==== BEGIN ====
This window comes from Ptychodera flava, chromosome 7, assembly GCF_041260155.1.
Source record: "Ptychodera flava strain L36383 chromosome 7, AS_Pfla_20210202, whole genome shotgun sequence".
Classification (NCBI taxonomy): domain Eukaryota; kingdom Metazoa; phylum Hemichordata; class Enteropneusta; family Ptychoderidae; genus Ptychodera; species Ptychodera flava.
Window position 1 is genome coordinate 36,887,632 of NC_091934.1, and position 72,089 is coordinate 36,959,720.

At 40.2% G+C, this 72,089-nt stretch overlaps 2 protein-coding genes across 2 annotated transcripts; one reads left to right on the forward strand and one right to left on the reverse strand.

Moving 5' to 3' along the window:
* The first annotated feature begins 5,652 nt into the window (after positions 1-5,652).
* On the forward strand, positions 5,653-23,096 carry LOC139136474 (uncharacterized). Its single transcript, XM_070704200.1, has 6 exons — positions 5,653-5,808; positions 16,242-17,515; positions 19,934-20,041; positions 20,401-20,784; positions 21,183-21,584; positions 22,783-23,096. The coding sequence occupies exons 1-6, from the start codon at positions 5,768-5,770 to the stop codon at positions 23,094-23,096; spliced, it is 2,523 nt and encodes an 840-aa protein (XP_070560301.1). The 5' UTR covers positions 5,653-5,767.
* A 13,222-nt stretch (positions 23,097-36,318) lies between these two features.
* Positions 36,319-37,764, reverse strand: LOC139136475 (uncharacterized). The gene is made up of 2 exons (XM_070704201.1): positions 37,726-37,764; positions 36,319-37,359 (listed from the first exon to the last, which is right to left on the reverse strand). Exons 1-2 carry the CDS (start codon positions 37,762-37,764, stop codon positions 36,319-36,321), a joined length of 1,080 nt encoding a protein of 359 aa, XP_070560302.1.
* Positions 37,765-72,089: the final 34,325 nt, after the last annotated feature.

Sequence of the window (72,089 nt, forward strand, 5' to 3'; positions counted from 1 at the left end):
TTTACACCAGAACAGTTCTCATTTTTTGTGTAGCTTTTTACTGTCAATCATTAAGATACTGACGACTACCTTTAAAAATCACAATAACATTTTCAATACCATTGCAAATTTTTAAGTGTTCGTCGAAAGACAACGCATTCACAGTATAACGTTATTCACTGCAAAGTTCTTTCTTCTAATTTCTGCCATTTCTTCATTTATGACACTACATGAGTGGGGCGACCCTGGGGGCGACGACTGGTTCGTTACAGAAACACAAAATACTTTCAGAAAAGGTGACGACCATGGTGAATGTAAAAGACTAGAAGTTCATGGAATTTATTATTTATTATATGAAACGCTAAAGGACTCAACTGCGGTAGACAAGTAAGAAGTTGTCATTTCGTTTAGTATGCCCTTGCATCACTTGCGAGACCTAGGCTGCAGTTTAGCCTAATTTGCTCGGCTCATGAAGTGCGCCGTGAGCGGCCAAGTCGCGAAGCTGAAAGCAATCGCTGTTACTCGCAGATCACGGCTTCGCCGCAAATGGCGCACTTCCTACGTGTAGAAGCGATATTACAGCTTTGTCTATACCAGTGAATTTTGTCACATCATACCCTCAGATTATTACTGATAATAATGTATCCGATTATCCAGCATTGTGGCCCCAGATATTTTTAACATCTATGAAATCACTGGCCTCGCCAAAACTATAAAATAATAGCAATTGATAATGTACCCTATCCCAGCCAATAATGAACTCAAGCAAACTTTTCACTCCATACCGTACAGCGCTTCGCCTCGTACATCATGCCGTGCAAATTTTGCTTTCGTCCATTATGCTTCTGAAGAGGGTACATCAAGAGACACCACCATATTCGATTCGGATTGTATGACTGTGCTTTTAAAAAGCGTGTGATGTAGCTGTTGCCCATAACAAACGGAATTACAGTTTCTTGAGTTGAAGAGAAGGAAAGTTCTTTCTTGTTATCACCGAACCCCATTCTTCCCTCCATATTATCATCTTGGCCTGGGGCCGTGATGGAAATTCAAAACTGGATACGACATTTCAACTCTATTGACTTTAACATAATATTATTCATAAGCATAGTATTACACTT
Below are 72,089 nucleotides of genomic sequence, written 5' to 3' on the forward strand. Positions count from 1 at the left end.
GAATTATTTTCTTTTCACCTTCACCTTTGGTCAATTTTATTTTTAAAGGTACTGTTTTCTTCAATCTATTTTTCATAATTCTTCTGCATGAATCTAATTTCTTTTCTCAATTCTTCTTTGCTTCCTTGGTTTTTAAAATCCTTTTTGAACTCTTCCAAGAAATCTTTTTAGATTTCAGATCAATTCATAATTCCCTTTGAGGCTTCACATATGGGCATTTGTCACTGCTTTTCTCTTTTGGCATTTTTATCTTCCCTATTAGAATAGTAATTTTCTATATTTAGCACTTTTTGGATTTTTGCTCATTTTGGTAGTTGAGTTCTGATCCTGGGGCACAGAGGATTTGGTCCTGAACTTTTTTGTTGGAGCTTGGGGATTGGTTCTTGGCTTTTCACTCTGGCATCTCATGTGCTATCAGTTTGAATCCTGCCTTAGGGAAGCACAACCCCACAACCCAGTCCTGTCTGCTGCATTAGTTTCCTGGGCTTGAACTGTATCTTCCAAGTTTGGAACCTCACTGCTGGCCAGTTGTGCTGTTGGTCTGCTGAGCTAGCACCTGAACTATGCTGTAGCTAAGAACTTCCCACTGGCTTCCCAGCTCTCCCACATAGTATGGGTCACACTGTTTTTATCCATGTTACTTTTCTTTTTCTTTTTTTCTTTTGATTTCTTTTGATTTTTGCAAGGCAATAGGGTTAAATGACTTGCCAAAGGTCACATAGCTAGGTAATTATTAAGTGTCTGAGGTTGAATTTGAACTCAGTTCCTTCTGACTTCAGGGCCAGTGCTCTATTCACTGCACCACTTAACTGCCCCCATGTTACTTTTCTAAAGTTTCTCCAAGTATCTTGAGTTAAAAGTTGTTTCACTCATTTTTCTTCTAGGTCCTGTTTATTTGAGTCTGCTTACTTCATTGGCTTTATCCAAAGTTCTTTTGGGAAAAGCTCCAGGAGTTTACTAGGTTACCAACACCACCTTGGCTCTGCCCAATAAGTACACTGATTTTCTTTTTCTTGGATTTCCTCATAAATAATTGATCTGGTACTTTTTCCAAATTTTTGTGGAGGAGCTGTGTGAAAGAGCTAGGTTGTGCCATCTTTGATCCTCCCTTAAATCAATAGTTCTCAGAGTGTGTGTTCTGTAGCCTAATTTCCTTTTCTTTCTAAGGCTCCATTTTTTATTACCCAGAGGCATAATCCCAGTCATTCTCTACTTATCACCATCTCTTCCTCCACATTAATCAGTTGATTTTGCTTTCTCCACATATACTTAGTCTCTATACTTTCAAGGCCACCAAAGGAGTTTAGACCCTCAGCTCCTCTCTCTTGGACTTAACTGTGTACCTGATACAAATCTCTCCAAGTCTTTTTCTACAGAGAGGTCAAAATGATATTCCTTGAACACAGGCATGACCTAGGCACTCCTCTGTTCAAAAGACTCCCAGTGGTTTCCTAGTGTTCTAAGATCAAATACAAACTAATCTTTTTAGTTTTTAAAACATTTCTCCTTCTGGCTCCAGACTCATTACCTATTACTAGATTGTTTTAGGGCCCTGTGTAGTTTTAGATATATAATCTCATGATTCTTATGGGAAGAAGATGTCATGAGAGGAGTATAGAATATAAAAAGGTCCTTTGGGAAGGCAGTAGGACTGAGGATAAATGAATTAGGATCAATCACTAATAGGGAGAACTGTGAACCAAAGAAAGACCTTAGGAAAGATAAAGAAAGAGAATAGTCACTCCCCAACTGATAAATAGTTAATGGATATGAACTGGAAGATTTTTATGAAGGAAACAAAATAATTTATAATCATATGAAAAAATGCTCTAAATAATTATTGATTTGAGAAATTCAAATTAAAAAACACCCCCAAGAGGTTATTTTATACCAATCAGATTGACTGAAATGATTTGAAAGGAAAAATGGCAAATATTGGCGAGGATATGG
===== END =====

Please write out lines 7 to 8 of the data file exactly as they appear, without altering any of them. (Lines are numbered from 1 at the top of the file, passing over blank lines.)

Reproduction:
* The first annotated feature begins 5,652 nt into the window (after positions 1-5,652).
* On the forward strand, positions 5,653-23,096 carry LOC139136474 (uncharacterized). Its single transcript, XM_070704200.1, has 6 exons — positions 5,653-5,808; positions 16,242-17,515; positions 19,934-20,041; positions 20,401-20,784; positions 21,183-21,584; positions 22,783-23,096. The coding sequence occupies exons 1-6, from the start codon at positions 5,768-5,770 to the stop codon at positions 23,094-23,096; spliced, it is 2,523 nt and encodes an 840-aa protein (XP_070560301.1). The 5' UTR covers positions 5,653-5,767.